Improving Border Security, Banning CRT, and more…

April 17, 2023

New Action to Improve Border Security

 We all know that the the Biden/Harris Administration has shown a blatant disregard for the human and drug smuggling crisis at our border.  In fiscal year 2022, Texas had over 1 million illegal immigrant apprehensions – a new record. To counter this dereliction of duty, two bills passed the Senate last week and I strongly support their passage.   

First, SB 2424 creates a new state crime for entering the state of Texas illegally from a foreign country. It authorizes law enforcement to arrest and prosecute those who enter Texas illegally anywhere in the state.

Second, with illegal immigration on the rise, so are drug cartels and human trafficking. SB 1427 seeks to align the penalties for smuggling in Texas with the federal human trafficking and smuggling laws, thereby helping to strengthen our southern border and cut down on these crises by enhancing the penalties of these crimes.

Securing the Integrity of Texas Elections: SB 1039, SB 1911

Election irregularities occur in every election cycle. SB 1039, passed last week, would establish a civil administrative review process to identify and remedy irregularities and improve access, security, processes, documentation, and accuracy with each election. SB 1039 amends current law relating to processes to address election irregularities and provides a civil penalty.
SB 1039 would provide a vehicle, going forward, for election judges, candidates, and proponents/opponents of a measure to inquire with the county election officials about identified irregularities and get a rationale for the irregularity and hopefully a plan to improve the situation.  If the county is unable to provide a satisfactory reason, the inquirer could raise the issue with the Secretary of State (SOS). Once at SOS, the inquiry would be reviewed and, if necessary, an audit regarding the specific issue identified would be initiated. If a violation of the Election Code is identified, the SOS will notify the county and work to get the issue resolved. Lastly, SB 1039 will provide an avenue for the SOS’s office to appoint a conservator to oversee elections for two federal election cycles. 
The Senate also passed SB 1911. Here’s some background on this bill: Harris County (where Houston is located) is our state’s most populated county. The outcome of the elections there can impact the outcome of statewide elections, and that affects us all, no matter where we live.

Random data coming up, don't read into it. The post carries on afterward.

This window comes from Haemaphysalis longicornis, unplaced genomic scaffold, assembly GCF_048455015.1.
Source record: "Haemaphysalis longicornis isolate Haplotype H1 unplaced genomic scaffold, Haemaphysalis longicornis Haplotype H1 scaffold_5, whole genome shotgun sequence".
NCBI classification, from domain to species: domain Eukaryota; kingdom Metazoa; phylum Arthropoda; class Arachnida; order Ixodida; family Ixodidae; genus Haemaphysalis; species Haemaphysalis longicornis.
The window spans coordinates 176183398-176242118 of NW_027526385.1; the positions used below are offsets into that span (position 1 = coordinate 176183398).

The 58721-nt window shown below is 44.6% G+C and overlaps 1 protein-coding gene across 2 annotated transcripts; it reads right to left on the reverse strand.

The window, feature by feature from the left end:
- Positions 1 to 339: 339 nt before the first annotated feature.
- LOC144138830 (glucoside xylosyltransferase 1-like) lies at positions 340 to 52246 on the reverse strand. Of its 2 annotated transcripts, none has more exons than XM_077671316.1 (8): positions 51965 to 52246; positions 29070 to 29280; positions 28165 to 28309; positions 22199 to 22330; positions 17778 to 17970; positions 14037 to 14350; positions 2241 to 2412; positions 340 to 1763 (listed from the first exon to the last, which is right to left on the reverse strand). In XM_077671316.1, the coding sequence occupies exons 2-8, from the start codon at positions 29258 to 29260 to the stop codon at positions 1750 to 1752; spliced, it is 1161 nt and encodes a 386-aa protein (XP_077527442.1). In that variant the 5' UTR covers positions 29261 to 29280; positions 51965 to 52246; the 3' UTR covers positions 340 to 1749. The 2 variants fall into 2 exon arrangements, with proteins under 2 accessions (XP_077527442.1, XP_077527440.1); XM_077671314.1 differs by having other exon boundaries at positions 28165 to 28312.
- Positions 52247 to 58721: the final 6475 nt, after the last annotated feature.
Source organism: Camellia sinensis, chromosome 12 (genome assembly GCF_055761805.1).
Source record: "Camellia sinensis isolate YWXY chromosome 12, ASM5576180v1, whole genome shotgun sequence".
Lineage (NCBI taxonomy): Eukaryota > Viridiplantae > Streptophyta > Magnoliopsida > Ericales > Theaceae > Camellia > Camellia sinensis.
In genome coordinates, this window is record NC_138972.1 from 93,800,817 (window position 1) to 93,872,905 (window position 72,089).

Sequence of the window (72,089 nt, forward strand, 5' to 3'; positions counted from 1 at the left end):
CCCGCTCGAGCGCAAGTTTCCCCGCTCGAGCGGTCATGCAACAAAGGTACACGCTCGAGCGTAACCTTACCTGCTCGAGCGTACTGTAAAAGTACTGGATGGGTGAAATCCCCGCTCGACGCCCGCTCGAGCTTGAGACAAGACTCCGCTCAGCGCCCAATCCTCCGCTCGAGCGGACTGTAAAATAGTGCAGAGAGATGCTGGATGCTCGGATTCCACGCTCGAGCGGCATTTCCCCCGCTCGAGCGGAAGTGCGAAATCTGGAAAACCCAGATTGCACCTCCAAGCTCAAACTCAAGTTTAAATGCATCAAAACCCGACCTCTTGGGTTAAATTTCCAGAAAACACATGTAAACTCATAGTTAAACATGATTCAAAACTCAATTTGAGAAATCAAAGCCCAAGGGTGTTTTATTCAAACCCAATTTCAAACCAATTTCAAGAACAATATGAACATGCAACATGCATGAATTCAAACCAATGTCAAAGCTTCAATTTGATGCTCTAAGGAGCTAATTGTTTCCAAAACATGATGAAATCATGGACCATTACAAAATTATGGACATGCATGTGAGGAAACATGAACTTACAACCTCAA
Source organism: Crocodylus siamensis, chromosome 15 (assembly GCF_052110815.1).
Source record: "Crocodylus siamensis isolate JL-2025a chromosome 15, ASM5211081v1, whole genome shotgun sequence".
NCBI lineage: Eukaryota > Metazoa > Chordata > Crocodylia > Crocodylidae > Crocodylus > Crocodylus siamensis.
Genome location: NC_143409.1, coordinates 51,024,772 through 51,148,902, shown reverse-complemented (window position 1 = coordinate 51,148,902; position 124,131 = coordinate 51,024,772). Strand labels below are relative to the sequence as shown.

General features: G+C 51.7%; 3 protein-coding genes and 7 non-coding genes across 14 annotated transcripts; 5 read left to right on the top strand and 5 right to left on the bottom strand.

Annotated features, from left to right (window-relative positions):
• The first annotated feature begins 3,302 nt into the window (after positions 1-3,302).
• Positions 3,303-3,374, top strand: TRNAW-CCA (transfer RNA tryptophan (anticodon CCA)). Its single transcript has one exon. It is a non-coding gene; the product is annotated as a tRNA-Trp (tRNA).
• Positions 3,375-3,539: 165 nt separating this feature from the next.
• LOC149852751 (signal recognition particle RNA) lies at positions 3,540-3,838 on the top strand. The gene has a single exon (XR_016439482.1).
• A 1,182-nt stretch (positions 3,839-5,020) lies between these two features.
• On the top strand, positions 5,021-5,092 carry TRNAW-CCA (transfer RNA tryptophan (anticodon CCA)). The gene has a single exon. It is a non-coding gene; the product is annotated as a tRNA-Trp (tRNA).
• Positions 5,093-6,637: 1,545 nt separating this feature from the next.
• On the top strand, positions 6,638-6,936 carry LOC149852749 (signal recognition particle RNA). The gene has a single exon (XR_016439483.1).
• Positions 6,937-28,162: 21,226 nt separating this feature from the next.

In the November 2022 election, at least 120 of the 780+ Election Day polls in Harris County were supplied with an insufficient amount of ballot paper. Over 29 polling locations were not able to secure more ballots before running out of paper, and voters were not able to vote. 
SB 1911 would increase the penalty for:

  • the intentional failure to deliver election supplies timely from a Class C to a Class A misdemeanor;   
  • intentionally obstructing the distribution of election supplies for an election from a Class C misdemeanor to a state jail felony; and
  • unlawfully revealing how a candidate or measure is doing or if a voter has or has not voted in an election before from a Class A misdemeanor to a state jail felony.

Banning Critical Race Theory in Higher Education

Critical Race Theory (CRT) is one of the most divisive, harmful developments we have seen infiltrate our society in recent years.  CRT tries to define people, actually judges people, by their group affiliation—most often skin color but also gender and economic status—rather than viewing them as individuals created in the image of God. Such division is the very heart of prejudice, discrimination, and racism.  CRT also falsely accuses (and teaches our children) that the United States is a fundamentally racist nation. In fact, the New York Times 1619 Project specifically states that the purpose of the American Revolution was to protect the institution of slavery. Nothing could be further from the truth.

Last session we took action to ban the teaching of CRT in grades K-12.  Last week, the Senate passed SB 16, which bans the teaching of critical race theory in Texas colleges and universities. This week, the Senate will most likely consider additional bills concerning higher education, including bills to ban discriminatory policies of “Diversity, Equity and Inclusion” (DEI) and a bill that would eliminate tenure at the public state university level. As a member of the Higher Education Committee, I heard testimony on both of these bills.

The week ahead:  The Texas Budget

We will kick off the week by considering the proposed state budget for the 2024-2025 biennium.  I will provide more details when the budget is finally passed, but I will share now that the budget funds key priorities in public education, border security, public safety, health and human services as well as the infrastructure needed to address our growing transportation needs. 

The proposed budget includes funding to support the Senate’s $16.5 billion property tax relief plan contingent upon the passage of legislation and voter approval. 

If you would like to watch the proceedings as the budget and other matters are considered on Monday, please visit the following link: